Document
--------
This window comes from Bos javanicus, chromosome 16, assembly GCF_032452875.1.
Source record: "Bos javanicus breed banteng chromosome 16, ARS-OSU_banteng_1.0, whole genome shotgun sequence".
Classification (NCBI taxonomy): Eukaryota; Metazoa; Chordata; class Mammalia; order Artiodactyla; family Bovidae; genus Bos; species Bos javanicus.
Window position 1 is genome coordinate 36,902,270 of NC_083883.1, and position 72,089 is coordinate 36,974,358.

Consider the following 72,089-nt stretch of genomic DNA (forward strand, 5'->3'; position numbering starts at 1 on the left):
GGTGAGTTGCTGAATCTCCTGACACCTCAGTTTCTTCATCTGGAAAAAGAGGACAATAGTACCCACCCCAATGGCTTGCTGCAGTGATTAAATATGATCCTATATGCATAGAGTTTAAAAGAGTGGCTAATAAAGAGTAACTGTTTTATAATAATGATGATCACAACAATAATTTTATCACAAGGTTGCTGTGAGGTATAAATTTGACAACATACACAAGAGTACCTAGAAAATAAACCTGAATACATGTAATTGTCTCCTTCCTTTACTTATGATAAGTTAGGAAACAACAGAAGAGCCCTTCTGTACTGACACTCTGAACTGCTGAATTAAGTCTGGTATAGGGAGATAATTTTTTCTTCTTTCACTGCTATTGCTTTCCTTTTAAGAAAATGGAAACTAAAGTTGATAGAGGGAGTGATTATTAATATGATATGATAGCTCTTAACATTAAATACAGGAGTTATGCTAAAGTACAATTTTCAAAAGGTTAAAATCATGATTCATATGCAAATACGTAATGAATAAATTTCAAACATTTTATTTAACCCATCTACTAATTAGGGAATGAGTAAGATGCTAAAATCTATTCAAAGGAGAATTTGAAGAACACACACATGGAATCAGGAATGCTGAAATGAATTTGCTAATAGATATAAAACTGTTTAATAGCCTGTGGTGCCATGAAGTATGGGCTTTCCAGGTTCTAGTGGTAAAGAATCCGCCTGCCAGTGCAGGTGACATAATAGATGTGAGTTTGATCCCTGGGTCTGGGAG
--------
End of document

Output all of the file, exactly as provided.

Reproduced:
This window comes from Bos javanicus, chromosome 16, assembly GCF_032452875.1.
Source record: "Bos javanicus breed banteng chromosome 16, ARS-OSU_banteng_1.0, whole genome shotgun sequence".
Classification (NCBI taxonomy): Eukaryota; Metazoa; Chordata; class Mammalia; order Artiodactyla; family Bovidae; genus Bos; species Bos javanicus.
Window position 1 is genome coordinate 36,902,270 of NC_083883.1, and position 72,089 is coordinate 36,974,358.

Consider the following 72,089-nt stretch of genomic DNA (forward strand, 5'->3'; position numbering starts at 1 on the left):
GGTGAGTTGCTGAATCTCCTGACACCTCAGTTTCTTCATCTGGAAAAAGAGGACAATAGTACCCACCCCAATGGCTTGCTGCAGTGATTAAATATGATCCTATATGCATAGAGTTTAAAAGAGTGGCTAATAAAGAGTAACTGTTTTATAATAATGATGATCACAACAATAATTTTATCACAAGGTTGCTGTGAGGTATAAATTTGACAACATACACAAGAGTACCTAGAAAATAAACCTGAATACATGTAATTGTCTCCTTCCTTTACTTATGATAAGTTAGGAAACAACAGAAGAGCCCTTCTGTACTGACACTCTGAACTGCTGAATTAAGTCTGGTATAGGGAGATAATTTTTTCTTCTTTCACTGCTATTGCTTTCCTTTTAAGAAAATGGAAACTAAAGTTGATAGAGGGAGTGATTATTAATATGATATGATAGCTCTTAACATTAAATACAGGAGTTATGCTAAAGTACAATTTTCAAAAGGTTAAAATCATGATTCATATGCAAATACGTAATGAATAAATTTCAAACATTTTATTTAACCCATCTACTAATTAGGGAATGAGTAAGATGCTAAAATCTATTCAAAGGAGAATTTGAAGAACACACACATGGAATCAGGAATGCTGAAATGAATTTGCTAATAGATATAAAACTGTTTAATAGCCTGTGGTGCCATGAAGTATGGGCTTTCCAGGTTCTAGTGGTAAAGAATCCGCCTGCCAGTGCAGGTGACATAATAGATGTGAGTTTGATCCCTGGGTCTGGGAG